Having become the principal protagonist of Concrete art’s activities in Zurich, Bill defended a concept of beauty as both emerging from function and existing as function, an idea that he was to develop in a 1949 essay. According to Bill, “concrete composition is composition which develops according to its own means and its own rules, without basing itself on natural phenomena, without transforming those phenomena, that is, without the intervention of a process of abstraction.” This principle led him to use only geometrical forms, which are in essence devoid of any content beyond themselves.
The expressiveness that pervades his canvases results from the meticulously studied combination of colours placed according to an order determined by logical operations: “Concrete sculptures and paintings entail creating something that is open to visual perception. Optical creation is therefore based on colour, form, space, light and movement.” Rationalism then doesn’t preclude the emergence of a poetic state, which Bill sought to create, moreover.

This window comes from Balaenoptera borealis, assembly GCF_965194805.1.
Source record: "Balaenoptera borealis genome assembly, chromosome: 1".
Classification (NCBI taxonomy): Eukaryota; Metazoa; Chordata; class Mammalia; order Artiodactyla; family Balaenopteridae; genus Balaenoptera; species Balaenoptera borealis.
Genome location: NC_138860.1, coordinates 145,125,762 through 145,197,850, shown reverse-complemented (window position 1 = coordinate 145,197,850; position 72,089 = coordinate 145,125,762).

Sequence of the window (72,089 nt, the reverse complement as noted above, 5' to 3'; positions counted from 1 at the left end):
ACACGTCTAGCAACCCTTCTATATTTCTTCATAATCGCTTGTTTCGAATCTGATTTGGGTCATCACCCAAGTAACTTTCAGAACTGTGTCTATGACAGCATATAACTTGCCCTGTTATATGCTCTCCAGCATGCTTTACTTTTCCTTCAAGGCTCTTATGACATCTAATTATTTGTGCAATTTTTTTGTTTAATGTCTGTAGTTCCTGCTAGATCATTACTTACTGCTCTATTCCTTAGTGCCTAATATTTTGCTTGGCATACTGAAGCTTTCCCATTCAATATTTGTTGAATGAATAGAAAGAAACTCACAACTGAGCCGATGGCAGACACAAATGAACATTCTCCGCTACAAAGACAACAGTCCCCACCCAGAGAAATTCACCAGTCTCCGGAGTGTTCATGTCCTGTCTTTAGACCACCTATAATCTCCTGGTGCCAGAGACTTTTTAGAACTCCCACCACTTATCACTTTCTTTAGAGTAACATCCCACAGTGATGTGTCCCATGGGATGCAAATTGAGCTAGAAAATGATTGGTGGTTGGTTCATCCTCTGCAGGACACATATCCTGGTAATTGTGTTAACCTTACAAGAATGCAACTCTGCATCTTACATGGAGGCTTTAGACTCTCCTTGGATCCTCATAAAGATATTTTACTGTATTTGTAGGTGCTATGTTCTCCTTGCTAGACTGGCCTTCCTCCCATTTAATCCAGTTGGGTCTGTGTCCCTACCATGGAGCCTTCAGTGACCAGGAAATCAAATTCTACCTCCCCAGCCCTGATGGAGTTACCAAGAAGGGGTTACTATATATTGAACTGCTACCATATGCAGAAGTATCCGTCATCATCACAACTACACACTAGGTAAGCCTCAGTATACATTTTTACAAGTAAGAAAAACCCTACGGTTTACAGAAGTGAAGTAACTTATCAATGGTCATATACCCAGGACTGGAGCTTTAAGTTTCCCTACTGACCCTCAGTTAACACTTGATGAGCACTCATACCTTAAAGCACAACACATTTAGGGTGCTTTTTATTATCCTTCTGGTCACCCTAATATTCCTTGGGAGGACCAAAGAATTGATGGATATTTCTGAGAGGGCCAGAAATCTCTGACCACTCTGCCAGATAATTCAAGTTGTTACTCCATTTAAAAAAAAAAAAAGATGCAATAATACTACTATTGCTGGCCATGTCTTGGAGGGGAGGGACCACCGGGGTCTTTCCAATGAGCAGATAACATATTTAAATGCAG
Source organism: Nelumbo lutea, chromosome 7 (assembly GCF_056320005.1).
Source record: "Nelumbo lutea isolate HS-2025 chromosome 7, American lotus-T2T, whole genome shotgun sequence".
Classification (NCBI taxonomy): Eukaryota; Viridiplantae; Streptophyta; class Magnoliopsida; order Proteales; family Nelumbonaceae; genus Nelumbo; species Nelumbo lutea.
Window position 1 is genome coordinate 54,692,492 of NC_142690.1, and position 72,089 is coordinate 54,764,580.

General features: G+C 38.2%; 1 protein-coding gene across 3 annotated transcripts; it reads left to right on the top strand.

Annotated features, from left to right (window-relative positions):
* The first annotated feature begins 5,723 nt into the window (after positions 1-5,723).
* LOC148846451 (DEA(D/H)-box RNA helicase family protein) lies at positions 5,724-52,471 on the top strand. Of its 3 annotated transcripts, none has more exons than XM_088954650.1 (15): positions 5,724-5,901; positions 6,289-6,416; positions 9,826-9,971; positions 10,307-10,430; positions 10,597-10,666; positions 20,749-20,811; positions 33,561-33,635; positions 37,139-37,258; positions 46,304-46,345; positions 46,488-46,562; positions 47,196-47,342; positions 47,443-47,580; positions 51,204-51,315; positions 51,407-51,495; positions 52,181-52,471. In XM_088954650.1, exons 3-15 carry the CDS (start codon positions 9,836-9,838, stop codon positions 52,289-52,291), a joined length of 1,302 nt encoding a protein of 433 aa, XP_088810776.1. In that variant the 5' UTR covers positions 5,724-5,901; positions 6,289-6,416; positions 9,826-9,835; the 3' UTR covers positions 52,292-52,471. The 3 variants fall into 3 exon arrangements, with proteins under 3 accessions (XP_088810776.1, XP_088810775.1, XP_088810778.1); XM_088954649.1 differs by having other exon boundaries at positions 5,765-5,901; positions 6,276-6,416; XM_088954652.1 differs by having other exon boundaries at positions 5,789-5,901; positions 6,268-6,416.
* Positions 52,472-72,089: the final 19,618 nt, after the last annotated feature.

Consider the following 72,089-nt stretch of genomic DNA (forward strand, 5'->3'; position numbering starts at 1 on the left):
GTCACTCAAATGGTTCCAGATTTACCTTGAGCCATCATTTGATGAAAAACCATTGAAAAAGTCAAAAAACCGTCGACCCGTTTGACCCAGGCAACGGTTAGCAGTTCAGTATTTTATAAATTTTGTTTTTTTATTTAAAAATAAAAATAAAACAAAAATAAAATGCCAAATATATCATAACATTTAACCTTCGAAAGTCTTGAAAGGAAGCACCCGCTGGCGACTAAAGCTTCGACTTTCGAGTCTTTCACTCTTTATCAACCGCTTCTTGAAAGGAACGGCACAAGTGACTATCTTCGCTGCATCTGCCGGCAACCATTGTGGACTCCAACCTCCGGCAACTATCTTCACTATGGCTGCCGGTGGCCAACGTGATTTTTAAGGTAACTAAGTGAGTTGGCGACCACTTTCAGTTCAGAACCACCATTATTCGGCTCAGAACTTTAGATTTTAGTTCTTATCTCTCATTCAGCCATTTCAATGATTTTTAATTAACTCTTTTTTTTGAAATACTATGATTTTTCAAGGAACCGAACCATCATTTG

As Valentina Anker stresses, “Bill’s art doesn’t require decrypting a formula. And although it is governed above all by mathematical principles, it mobilises our perceptive faculties by working from visual facts essentially.” Thus, unlike what one might think, this logical art, the outcome of calculated arrangements, doesn’t impose its rigidity. This is so thanks to colour by and large, the final refuge of the immeasurable, a place where the incalculable can spring up, which Bill uses to lend energy to his compositions, play with echoes and successions, and let rhythm emerge.